From New York, we were scheduled to fly to Dublin, connecting through London Heathrow. We had to adjust our plan when the volcano in Iceland flared up and our flight got cancelled. Rather than stand by for the next day and hope it cleared up, we rebooked for two weeks later. This actually worked in our favour, allowing us to avoid coming back to London before heading off to the Netherlands. The last minute change left us without a Couch Surfing host. Luckily, we knew someone living in Leiston, a small town in Suffolk, England, about 90 miles northeast of London. We stayed in Leiston for a few days and drove to Ipswitch and Woodbridge one afternoon. In Woodbirdge, we stopped in for dinner at The Cross, a fine dining vegetarian restaurant and cocktail bar.
We went to The Cross on a double date. Our dinner companions ordered the bruschetta selection as an appetizer, which consisted of five rounds, each with a different topping. Priced at £5.50 GBP ($7.93 USD), the five varieties were tomato & avocado, roasted sweet pepper tapenade, olive & garlic tapenade, beetroot pâté, and plum chili chutney. We didn’t have a chance to try them but they looked delicious and the plum chili chutney seemed to be the favourite.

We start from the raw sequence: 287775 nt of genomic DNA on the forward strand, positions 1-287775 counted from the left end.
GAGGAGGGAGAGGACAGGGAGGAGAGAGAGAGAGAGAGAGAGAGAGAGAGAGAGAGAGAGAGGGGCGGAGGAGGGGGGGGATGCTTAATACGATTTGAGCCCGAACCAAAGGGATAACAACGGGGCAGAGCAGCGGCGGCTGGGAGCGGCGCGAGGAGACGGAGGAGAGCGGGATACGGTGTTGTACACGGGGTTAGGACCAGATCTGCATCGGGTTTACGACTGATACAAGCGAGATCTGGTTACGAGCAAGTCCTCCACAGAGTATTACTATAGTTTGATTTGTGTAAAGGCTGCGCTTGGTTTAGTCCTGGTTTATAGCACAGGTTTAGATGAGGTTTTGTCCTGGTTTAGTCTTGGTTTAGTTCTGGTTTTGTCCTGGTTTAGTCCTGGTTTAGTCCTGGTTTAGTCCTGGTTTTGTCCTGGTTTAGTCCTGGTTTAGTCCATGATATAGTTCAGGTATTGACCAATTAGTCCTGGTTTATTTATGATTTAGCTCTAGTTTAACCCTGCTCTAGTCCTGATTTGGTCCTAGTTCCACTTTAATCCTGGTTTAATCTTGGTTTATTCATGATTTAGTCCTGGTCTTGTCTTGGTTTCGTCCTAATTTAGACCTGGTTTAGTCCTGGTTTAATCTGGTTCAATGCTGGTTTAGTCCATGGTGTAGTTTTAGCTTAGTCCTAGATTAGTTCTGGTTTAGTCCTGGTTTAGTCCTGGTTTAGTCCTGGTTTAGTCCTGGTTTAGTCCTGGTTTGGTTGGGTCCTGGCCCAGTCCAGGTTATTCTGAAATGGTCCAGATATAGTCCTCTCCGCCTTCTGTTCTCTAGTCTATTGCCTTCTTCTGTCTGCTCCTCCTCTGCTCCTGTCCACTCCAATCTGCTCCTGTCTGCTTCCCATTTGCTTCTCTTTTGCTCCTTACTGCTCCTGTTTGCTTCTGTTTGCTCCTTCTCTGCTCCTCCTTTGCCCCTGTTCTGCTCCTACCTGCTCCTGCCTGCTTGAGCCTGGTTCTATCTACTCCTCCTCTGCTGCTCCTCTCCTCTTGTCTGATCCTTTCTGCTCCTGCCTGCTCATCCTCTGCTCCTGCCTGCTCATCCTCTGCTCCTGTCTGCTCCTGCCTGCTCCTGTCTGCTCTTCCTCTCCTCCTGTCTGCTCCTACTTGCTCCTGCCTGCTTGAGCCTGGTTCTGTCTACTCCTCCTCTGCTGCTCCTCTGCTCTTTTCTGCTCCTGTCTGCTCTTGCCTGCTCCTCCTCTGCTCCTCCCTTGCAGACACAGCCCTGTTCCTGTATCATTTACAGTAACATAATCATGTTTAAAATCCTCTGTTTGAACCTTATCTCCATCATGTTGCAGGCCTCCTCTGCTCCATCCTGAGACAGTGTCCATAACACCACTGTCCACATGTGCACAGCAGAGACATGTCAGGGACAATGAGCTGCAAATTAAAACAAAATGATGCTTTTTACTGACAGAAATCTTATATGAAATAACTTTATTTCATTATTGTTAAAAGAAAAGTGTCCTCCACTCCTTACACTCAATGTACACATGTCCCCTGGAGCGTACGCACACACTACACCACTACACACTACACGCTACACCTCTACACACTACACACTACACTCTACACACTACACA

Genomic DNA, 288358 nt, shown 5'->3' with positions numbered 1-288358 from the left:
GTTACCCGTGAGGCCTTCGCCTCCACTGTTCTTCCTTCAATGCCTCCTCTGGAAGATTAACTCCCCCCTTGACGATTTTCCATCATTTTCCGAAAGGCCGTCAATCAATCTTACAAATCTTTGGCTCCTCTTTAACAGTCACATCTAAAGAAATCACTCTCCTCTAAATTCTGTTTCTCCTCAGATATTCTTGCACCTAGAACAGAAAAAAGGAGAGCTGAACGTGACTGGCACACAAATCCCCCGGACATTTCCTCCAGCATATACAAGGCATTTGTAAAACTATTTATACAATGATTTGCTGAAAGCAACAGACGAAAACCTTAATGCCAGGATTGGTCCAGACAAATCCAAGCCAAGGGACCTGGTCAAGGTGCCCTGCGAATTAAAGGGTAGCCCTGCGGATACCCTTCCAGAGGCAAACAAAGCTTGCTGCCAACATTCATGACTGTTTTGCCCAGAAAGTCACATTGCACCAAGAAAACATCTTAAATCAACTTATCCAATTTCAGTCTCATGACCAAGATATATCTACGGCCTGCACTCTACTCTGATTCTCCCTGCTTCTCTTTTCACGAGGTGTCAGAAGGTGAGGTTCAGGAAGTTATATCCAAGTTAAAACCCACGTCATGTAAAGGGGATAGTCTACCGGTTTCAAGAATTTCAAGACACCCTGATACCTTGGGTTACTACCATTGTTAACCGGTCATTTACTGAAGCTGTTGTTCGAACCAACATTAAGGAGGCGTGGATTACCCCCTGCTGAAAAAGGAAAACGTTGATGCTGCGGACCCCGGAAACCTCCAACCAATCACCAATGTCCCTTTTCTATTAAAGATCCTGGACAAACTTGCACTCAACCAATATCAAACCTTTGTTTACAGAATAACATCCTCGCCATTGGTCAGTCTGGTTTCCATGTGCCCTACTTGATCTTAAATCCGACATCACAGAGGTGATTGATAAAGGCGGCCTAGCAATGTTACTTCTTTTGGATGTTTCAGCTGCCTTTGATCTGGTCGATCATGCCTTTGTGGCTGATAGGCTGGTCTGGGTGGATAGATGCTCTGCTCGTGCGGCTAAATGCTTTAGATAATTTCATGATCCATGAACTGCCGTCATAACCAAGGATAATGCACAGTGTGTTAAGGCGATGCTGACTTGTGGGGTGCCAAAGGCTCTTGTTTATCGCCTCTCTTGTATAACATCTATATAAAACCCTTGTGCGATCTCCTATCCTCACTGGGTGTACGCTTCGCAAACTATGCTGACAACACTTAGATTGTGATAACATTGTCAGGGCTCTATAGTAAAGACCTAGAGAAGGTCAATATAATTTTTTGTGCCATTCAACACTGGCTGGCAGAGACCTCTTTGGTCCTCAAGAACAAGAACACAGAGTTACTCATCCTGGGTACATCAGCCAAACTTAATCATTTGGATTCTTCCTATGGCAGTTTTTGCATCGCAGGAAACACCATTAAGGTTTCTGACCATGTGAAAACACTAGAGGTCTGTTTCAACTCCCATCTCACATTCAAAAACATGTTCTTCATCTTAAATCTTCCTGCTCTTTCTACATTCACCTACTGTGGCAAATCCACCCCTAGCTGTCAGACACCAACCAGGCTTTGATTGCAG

From the regular menu, I ordered another appetizer, the spicy onion & chickpea fritters with cucumber & mint soy yogurt sauce. This one was £5.50 GBP ($7.93 USD). I really liked the fitters and sauce. They were both filled with lots of herbs and well spiced. I don’t usually like soy yogurt but the mint and cucumber made for a fresh and light sauce that was a perfect match.
John ordered the sweet potato tikka masala dahl curry with chapattis and tomato lime chutney. This dish was the best of the evening, and the most expensive at £11.00 GBP ($15.86 USD). The chutney and chapattis were packed with flavour. The curry was sweet and spicy, just the way we like it.
The Cross had a great vibe, eclectic but classy. It’s always fun when we have a chance to eat at a fancy vegetarian restaurant and find it packed with people from all walks of life, some vegetarian but mostly not. They had a diverse menu with interesting, healthy dishes that showcased the beautiful organic produce found in the region.
With a name like The Cross, it wouldn’t occur to the average person that this is a vegetarian restaurant. Instead of having any signs that say vegetarian, they have a small, inconspicuous (v) above the side window. The rest of the signage is focused on promoting their cocktails and wine. The Cross is a hidden jem, in a small town that’s worth a road trip from any nearby village in Suffolk.
2 Church Street